Perhaps it may turn out a sang,
Perhaps turn out a sermon.

-- R. Burns Epistle to a Young Friend

Thursday, May 15, 2014

Or New York City

But Abraham said, Child, remember that you in your lifetime received your good things, and Lazarus in like manner bad things; but now he is comforted here, and you are in anguish. -- Luke 16:25

In the folded and tortured land of Appalachia, there exists a group of people known as Primitive Baptist Universalists.  The adherents are few in number, perhaps less than 2000, and geographically isolated.  I thought Ralph Stanley was your basic Primitive Baptist, but Wikipedia lists him as a well-known Primitive Baptist Universalist.  The interesting thing about the PBU to me is that they are derisively called ‘No-Hellers’.  Yet they do not deny that hell exists.  Their doctrine holds, rather, that hell is confined to this life. 

I can see where that makes sense to people living a hard life under harsh conditions.  The transition that comes through death would be seen as a release from what amounts to purgatory.  Here we are tested and tried and suffer to make us fit for heaven. 

As I write that, I’m having trouble seeing where I disagree.  I often say something like that, because, at times, this world is so wicked and perverse, I don't see how it could not be hell's extension center, at the very least.  It is not until you have to deal with people who have an easier life, who do not appear to suffer despite the evil that they do, that holes begin to develop.  To those who go to heaven, this earthly sojourn will appear as a period of learning, development, and correction.  If you are a Universalist, I guess that’s the end of the story.  If, like me, you are sympathetic to Universalism and have a Universalist hero like George MacDonald, yet remain uncomfortable with the idea, what do you do with all the idiots who don’t ever learn a thing? 

George Carlin once asked, if we are here to help others, what are the others here for?  We could ask similarly, if suffering purges and cleanses us, what of those who do not suffer?  MacDonald would probably have said that those who cling to their illusions and love this life too much will go through something like a second death where they are freed from their delusions and the grip of self in pain and anguish.  You can see where reincarnation had a logical appeal for those of a Transcendentalist, Universalist bent. 

There is coming a judgment, as Revelation 20:12-15 describes:  And I saw the dead, great and small, standing before the throne, and books were opened. Then another book was opened, which is the book of life. And the dead were judged by what was written in the books, according to what they had done.  Those whose names are not found in the Book of Life suffer a “second death”, being cast into “the lake of fire.”   

The road we take is a part of our destination.  We may take detours and scenic routes, but eventually our path must lead to an end, and the end determine the path.  The life we live is our path, and when we get where we are going, it will have been, in that sense, heaven all along or hell everyday.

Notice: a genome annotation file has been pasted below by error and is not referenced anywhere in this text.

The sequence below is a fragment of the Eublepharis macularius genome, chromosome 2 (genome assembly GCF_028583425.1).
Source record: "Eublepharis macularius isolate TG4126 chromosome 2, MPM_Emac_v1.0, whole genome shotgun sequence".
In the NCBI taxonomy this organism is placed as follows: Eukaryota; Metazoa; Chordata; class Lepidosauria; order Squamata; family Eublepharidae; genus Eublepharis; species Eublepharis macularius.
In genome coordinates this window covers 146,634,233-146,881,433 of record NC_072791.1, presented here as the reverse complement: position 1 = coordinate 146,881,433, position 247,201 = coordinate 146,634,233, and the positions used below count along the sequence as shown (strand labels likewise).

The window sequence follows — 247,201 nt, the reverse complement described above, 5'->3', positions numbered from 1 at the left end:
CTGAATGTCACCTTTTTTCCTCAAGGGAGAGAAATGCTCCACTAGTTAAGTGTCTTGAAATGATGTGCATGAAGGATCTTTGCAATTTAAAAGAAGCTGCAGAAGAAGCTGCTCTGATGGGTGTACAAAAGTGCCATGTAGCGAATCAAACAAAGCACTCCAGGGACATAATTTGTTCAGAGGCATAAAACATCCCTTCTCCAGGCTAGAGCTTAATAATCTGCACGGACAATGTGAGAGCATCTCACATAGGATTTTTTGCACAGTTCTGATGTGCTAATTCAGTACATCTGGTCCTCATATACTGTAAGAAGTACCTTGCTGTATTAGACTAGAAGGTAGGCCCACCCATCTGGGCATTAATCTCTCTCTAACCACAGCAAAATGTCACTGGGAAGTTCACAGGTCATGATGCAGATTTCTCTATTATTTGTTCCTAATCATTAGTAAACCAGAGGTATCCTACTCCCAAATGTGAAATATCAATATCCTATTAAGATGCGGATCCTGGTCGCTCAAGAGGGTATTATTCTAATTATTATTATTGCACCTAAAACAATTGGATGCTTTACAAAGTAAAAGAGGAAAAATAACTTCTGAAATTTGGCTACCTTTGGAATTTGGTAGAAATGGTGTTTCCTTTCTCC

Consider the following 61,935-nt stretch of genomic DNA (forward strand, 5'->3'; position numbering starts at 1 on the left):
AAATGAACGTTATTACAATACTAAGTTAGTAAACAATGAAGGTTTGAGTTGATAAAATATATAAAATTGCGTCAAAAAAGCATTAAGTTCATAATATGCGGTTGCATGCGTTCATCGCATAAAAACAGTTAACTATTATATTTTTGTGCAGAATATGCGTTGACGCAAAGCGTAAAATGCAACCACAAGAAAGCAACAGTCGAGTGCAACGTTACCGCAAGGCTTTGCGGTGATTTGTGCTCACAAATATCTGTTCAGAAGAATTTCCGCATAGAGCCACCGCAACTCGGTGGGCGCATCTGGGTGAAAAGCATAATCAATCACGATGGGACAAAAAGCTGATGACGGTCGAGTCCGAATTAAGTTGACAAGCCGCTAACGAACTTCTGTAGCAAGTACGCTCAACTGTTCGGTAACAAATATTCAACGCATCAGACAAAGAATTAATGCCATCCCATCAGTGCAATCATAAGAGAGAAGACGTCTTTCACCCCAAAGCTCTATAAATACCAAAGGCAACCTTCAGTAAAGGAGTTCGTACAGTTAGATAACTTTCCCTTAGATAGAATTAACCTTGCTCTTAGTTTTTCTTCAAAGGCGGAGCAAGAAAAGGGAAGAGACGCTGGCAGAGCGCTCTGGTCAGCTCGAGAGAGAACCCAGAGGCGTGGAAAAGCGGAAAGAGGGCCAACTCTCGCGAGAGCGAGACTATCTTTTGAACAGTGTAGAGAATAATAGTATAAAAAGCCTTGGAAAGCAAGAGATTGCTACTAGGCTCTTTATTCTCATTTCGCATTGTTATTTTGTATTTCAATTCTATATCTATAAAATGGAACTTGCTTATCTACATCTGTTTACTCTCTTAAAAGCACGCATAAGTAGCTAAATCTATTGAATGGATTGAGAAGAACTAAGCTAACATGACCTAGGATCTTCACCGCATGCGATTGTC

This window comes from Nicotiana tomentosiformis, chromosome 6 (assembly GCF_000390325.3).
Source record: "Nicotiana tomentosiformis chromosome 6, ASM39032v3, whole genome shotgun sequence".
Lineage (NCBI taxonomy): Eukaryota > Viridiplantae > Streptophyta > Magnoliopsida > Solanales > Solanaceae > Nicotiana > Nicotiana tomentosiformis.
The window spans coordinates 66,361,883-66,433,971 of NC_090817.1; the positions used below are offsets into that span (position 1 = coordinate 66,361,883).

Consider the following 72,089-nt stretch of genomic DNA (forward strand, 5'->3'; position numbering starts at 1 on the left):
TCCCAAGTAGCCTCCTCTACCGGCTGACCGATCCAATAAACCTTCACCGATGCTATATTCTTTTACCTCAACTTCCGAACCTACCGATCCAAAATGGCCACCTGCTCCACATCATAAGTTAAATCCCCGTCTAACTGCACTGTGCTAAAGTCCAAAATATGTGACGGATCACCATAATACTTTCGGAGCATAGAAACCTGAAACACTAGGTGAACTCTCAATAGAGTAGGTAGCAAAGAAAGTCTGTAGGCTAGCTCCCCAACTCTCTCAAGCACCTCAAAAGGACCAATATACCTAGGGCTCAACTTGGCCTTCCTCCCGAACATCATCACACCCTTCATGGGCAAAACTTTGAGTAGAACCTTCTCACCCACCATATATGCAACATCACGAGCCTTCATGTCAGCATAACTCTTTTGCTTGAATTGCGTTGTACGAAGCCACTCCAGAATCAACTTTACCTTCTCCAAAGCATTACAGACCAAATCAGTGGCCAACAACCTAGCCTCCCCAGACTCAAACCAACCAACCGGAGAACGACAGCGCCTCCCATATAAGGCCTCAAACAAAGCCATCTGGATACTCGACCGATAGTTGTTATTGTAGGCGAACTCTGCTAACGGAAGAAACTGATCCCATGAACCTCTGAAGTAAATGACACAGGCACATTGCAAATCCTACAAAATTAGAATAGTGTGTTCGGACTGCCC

In the end, these sorts of things leave me baffled.  I can sense the truth being present, but I cannot get at it, like trying to grasp a stream of water in my hand.  The weak are as successful as the strong. 

The Tao that can be spoken is not the eternal Tao
The name that can be named is not the eternal name
The nameless is the origin of Heaven and Earth
The named is the mother of myriad things

If heaven ain't a lot like Dixie, 
I don't want to go.
If heaven ain't a lot like Dixie, 
I'd just as soon stay home.
If they ain't got a Grand Ol' Opry,
Like they do in Tennessee,
Just send me to hell, 
Or New York City,
It'll be about the same to me.


John Lien said...

You had me going there. I figured you were going to mention something about the PBU akin to snake handling and poison drinking. That's kind of a, what's the word, nuanced, belief.

I am losing the temptation, when reading about such ideas to form an instant opinion on them. These days, I hear the idea, let is soak in maybe see if it fits in the jigsaw puzzle of my understanding of the Truth. Often it is a time-delayed aha!

Not sure if this is good doctrine but your post reminded me of this. Ugh! the 70s!

mushroom said...

I really admire a man like Father Stephen who not only knows his doctrine but is able to present it forthrightly with great conviction. And when you are a pastor as he is, you have to be extra careful that you keep everybody in the bus. It's dangerous out there for sheep without a shepherd. Most people just want to be part of the flock and stick with everybody else. If that's the way someone wants to think then forming an instant opinion based on the "accepted" doctrine is the way to go.

We may get in a little trouble being a little more open, but I don't think it hurts too much. We know where we can find a flock if we need to.

I had forgotten all about "Godspell". A little girl I used to hang around loved it and had the cast album or whatever they call it. It might have soaked into my subconscious.

julie said...

George Carlin once asked, if we are here to help others, what are the others here for?

The problem with his question is, it presumes there are people who are help, but never tasked to help, and vice versa.

Sometimes, we give, and that is a blessing. Sometimes we receive, and that, too, is a blessing.

Also, what John said.

mushroom said...

Yes, that's true. Carlin was a clever and occasionally amusing guy. He was also proof -- as are so many today, that cleverness does not equate to clear thinking.

I do sneak over to Cracked 'cause sometimes I just need a cheap laugh.